5 Ways People Can Grow After Trauma
Trauma has many negative effects, yet some people find meaning. Here’s how.
Posted Jul 14, 2019
"We all know people who garner a great sense of meaning even in the most unpleasant circumstances. …Their pain is real; their sense of doing something truly meaningful is substantial. They demonstrate how our ingrained desire to believe that our lives have purpose beyond our life span drives us to work extra hard, even to the point of personal suffering, in order to gain more meaning. —Dan Ariely
In one of his books on motivation, psychologist Dan Ariely highlights how struggle breeds empathy. Ariely burned over 70 percent of his body during an accident as a teenager. He endured incredible pain for years including surgeries and skin treatments. Several years after the accident, he heard from a distraught mother whose two sons were badly burned in a car crash. One had passed away, but the mother wanted Ariely to give advice to her other teenage son, who was still enduring agony at the hospital.
Ariely didn’t know what to do. Remembering his own experience caused him to relive the trauma all over again. Entering the hospital was triggering. Giving words of encouragement felt empty.
He decided that despite the horrors that came from reflecting on his experience, he would do his best to help. The teen’s mother told Ariely how meaningful his letters and visits were to her son, and they have corresponded ever since. Though Ariely wasn’t necessarily experiencing “happiness” in helping the burned boy, he did it anyway.
I achieved a complex but unique emotional lift that stemmed from shared pain. I became motivated by a feeling of identification and empathy for them. I felt that my own suffering had not been pointless. And that I could do something to help other human beings—something that I’m uniquely qualified to do.
The trauma that Ariely experienced led him to compassionately aid a young man with a similar tragedy.
Now contrast that with a recent encounter I had. Outside of a large department store, I was collecting school supplies for refugee children in my state. As each customer entered, I greeted them with a request to donate items to, what I deemed, a worthy cause.
One man handed me a dollar and said, “Now tell them to go back where they came from.” I laughed, assuming he was joking since he had donated, and going back meant certain death for many of them. He looked more seriously at me and confessed his own struggles. He felt it unfair for refugees to be freely given aid when he had had to work extremely hard to provide for his family. He had a tone of bitterness and anger.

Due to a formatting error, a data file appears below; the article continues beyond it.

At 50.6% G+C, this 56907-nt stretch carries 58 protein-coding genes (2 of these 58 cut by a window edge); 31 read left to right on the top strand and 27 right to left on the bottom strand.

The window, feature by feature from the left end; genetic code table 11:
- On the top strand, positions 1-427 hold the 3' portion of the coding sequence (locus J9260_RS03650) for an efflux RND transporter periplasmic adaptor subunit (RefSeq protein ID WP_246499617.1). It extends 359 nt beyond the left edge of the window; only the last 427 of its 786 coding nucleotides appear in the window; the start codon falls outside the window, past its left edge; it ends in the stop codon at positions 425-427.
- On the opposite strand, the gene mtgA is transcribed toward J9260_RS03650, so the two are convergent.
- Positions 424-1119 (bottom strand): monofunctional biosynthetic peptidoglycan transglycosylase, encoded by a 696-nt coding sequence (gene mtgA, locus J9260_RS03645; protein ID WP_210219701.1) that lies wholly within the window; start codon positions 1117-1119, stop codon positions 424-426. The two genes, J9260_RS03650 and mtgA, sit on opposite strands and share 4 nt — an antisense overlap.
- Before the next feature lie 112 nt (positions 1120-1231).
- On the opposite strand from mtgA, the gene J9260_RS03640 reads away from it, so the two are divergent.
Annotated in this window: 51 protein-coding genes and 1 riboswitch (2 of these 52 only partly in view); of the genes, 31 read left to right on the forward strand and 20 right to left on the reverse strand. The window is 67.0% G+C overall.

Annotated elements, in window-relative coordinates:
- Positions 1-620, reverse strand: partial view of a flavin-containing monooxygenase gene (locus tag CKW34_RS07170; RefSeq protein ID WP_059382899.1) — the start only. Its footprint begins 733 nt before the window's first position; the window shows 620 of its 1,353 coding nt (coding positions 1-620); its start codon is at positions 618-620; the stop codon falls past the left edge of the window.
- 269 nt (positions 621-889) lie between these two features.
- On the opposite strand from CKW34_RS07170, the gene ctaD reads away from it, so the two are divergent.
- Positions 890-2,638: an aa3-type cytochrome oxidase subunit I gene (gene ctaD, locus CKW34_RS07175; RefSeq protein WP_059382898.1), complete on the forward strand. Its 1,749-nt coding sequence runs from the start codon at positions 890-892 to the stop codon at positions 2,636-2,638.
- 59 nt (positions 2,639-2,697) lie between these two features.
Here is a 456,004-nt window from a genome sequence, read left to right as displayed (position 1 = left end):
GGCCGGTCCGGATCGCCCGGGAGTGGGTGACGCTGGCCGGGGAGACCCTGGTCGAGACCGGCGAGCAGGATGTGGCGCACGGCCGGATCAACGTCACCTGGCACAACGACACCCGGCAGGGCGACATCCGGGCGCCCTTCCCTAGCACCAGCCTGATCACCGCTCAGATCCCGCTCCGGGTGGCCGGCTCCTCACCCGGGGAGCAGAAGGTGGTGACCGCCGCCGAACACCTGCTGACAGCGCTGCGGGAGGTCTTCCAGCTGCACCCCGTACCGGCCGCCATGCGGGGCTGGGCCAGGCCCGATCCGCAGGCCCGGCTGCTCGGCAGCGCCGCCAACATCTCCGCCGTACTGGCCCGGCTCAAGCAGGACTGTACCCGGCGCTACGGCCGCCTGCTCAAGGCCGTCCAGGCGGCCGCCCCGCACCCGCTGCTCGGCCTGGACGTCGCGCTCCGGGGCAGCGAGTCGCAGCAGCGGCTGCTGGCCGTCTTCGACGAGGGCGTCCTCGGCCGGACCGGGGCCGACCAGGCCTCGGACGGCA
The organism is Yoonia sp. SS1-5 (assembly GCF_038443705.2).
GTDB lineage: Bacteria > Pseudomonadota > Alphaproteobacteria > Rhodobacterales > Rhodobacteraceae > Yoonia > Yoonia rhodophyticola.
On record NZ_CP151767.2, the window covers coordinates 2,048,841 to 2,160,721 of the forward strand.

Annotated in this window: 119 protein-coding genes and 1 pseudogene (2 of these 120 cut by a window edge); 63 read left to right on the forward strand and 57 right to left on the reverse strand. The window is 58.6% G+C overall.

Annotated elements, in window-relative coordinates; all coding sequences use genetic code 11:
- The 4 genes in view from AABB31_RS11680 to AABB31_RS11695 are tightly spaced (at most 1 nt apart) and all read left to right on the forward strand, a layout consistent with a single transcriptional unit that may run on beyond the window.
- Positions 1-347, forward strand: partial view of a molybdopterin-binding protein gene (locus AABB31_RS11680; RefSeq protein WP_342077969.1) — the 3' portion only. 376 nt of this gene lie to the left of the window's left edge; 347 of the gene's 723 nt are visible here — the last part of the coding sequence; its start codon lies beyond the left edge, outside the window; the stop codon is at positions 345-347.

Why had Ariely grown more empathetic from struggle, while the man complaining about resource-sucking immigrants had not? Both this man and the refugees I strived to help had yearned for the safety of their family. Both had struggled to provide for the needs of the ones they loved.
Researchers estimate that about one-half to two-thirds of people who experience trauma also experience some areas of growth. This is referred to as post-traumatic growth.
Five factors are often seen in people who grow from trauma:
- A new appreciation for life. Those who grow from trauma reevaluate their priorities in life. Many come away with a stronger appreciation for each day and value their own life.
- Strengthened relationships with others. After trauma, many find out who they can count on and their closeness to others increases. Their compassion grows as they become more accepting of help and value friendships.
- An openness to new possibilities. Many people establish new interests and life pathways after trauma. They readily seize new opportunities and adjust when needed. Their feelings of self-efficacy blossom.
- Recognized personal strength. Following a traumatic experience, there may be an amplified feeling of self-reliance. Many better understand that they can handle difficult things and discover that they are stronger than they thought. They also become more accepting of the way things work out.
- Spiritual rebirth. Growth from trauma may also include a better understanding of spiritual matters. Many build a stronger religious faith.
In a 2019 conference for working moms, Dr. Astrid S. Tuminez, president of Utah Valley University, gave an inspiring speech encouraging women to pursue their goals and believe in their ability to succeed. She grew up in a tiny village in the Philippines, but her background did not stop her from great accomplishments. She graduated with a master’s degree from Harvard, received her Ph.D. from MIT, and was listed as one of the top 100 Global Influencers in the Philipina Women’s Network of the United States. In her speech, she said (and I paraphrase), “Growing up, there were many times I could have been killed in a tsunami. Why would I be afraid of any challenges after that?” Early trials expanded her perceived personal strength.
Not all traumas are created equal, and no one should purposefully seek trauma in order to gain any potential benefits. There is plenty of evidence that trauma can have lasting negative effects. H’Sien Hayward, Ph.D., urges counselors not to preach the potential upside of trauma before patients are ready. She finds that many of the veterans she works with will begin to express some positive reactions on their own. Hayward then “helps patients discover what's meaningful in their lives and then helps them schedule activities involving these interests, such as spending more time with family members or doing volunteer work.”
I am hopeful that as researchers learn more about post-traumatic growth, more people will be able to experience meaning in their suffering, increased empathy, and expanded capacity for compassion.